Creative Director is just a title. You can start freelancing tomorrow and call yourself a Creative Director.
Also check out MicroJS, similar to unheap but for really small plugins and libraries.
What were you CD of at 25?
My tip is to start at a startup. As a startup grows, it'll be easier for you to climb the ladder.
I company called MakeSpace. I was hired on as a CD but the above comment has validity to it as well.
How many designers were at the company when you started?
Your article has valid points - there are some misled kids out there who think that chasing a role such as CD or AD is synonymous with being successful or even prestigious, and you are right - there are a lot of warnings to come with the chase, but I don't necessarily agree that any "quitting" is necessary and it's not as ominous as you're trying to make it sound.
Like you said, anyone who hires a 25yo CD probably either doesn't know what they're doing, or has a different view of what a CD is than what it's been institutionally - the smaller the company, the bigger the title. In that respect, I think broader titles like CD are less meaningful by themselves without the context of the organisation it's at, especially in today's warped tech / product industry framework where seniority and heirarchy aren't as a big of a thing.
Creative Directors (in the general sense) aren't necessarily hired because of their own skillset or ability. For larger agencies, it's often a lot to do with practical experience of leading a large team of creatives and being able to pragmatically impart whatever they've learnt over their XX years of making things while doing so. (Not to mention that it's often someone a bit more mature who can sell stuff in to clients).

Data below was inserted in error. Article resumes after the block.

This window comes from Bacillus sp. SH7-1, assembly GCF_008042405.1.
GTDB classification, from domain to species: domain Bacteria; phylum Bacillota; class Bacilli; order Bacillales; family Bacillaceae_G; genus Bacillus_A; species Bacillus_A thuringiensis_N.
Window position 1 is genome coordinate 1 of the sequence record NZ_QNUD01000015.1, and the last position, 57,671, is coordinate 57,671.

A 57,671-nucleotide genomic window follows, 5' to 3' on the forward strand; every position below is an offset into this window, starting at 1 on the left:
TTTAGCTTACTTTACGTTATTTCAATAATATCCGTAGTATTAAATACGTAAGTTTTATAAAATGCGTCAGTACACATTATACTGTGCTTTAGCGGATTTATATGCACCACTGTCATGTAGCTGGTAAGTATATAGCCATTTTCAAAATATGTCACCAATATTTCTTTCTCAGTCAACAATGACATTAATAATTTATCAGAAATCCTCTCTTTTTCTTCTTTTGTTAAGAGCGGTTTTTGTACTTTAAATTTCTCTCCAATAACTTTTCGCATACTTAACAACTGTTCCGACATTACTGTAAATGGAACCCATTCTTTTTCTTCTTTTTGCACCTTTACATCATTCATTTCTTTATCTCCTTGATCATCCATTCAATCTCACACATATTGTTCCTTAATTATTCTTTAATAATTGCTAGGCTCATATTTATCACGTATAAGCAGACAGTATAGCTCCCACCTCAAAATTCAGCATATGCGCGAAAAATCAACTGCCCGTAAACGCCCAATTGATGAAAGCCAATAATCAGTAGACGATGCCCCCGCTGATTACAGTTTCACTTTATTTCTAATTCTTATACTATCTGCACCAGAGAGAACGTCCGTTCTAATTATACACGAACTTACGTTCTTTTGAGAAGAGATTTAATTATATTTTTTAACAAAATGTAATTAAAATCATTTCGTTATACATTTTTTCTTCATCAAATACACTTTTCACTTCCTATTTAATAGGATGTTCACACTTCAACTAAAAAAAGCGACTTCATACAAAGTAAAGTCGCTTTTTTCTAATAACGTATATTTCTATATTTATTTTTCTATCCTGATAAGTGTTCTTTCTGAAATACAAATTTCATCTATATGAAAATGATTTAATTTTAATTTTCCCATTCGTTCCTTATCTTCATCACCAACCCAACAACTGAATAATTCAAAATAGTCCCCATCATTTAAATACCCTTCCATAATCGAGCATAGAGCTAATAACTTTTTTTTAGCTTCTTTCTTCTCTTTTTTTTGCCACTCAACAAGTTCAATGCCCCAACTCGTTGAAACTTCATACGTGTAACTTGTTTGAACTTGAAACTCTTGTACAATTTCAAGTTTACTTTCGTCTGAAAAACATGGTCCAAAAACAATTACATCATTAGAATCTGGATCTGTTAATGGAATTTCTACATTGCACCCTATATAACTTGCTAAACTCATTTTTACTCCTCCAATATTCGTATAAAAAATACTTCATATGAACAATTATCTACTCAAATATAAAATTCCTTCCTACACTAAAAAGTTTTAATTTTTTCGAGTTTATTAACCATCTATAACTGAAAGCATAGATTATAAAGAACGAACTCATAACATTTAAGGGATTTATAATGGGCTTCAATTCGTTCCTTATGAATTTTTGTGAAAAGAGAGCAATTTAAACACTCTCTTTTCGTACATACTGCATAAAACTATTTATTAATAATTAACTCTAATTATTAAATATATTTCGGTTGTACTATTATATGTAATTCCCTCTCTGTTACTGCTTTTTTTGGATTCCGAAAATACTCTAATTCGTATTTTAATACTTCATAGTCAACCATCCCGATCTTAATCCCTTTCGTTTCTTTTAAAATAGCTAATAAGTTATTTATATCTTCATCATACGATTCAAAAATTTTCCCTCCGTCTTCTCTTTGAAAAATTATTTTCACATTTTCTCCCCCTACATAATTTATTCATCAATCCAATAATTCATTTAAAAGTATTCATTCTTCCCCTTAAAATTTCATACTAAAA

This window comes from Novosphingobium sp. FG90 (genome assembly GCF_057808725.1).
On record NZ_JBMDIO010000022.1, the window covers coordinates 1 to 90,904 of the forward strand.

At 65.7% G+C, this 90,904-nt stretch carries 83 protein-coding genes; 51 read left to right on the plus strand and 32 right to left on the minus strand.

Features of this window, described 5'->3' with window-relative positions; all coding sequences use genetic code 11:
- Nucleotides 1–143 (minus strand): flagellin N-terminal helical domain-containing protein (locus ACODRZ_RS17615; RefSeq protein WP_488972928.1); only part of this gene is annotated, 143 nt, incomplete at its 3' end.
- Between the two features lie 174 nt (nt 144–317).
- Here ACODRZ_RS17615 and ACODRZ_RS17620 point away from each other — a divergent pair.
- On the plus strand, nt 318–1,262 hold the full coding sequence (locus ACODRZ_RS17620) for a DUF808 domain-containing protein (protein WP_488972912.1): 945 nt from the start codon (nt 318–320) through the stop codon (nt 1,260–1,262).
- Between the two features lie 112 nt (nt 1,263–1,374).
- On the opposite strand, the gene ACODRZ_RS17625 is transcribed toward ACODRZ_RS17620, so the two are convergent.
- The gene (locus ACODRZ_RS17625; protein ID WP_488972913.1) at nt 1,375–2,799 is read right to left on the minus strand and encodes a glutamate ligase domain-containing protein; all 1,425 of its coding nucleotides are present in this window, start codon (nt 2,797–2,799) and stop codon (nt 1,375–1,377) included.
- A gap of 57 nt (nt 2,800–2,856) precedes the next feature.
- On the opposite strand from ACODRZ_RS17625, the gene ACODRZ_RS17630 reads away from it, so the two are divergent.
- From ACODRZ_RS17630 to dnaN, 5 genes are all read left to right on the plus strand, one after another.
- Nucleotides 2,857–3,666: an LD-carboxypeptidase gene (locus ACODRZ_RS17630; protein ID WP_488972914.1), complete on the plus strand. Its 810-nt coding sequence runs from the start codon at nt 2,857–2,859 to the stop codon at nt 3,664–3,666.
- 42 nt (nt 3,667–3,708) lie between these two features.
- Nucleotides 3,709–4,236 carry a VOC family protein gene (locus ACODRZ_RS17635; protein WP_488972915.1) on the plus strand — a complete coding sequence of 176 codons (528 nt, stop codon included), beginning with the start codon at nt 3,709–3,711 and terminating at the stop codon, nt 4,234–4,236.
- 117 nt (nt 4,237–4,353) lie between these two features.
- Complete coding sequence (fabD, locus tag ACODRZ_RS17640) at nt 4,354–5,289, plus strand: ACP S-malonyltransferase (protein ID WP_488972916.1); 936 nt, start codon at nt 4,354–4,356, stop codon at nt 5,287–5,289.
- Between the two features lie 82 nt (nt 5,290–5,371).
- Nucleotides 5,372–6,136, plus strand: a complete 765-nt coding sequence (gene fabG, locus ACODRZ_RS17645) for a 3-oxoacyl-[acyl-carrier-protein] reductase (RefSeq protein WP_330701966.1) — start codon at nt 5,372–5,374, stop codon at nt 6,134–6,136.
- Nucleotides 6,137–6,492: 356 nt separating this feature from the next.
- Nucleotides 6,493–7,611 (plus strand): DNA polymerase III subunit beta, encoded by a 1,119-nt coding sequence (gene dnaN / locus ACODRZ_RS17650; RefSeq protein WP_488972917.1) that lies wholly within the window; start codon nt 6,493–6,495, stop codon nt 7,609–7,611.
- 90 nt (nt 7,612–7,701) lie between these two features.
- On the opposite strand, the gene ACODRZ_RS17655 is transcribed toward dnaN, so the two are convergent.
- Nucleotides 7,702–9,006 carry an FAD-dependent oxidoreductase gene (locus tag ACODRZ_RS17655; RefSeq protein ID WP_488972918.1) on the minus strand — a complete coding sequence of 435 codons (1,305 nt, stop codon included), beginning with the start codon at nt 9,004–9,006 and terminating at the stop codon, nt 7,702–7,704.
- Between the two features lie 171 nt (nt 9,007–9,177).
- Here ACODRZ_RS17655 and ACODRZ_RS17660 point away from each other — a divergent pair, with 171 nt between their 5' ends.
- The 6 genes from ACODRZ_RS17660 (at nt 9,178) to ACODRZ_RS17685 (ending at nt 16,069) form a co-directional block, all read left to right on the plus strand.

Titles themselves are meaningless, and suggesting that someone do or do not chase title XYZ is almost a bit redundant given that there are so many different points on the spectrum nowadays, and CD's now have drastically different remits and requirements between companys.
I would say: don't necessarily chase or avoid a title. This is mostly common sense, but find out what you have a competitive advantage in, or what marketable skills you have, and then either find a role which suits that or find a small team somewhere which will allow you to shape your own role a little bit - a good option (if you can find the opportunity) is to do what Bruce said above.
Don't get me wrong, I agree with a lot of what you said, but it's mostly anecdotal and may not apply to a lot of people as well, given your role as a CD when you were 25 was probably pretty different and carried different expectations and responsibilities to a lot of other people's experiences as CD.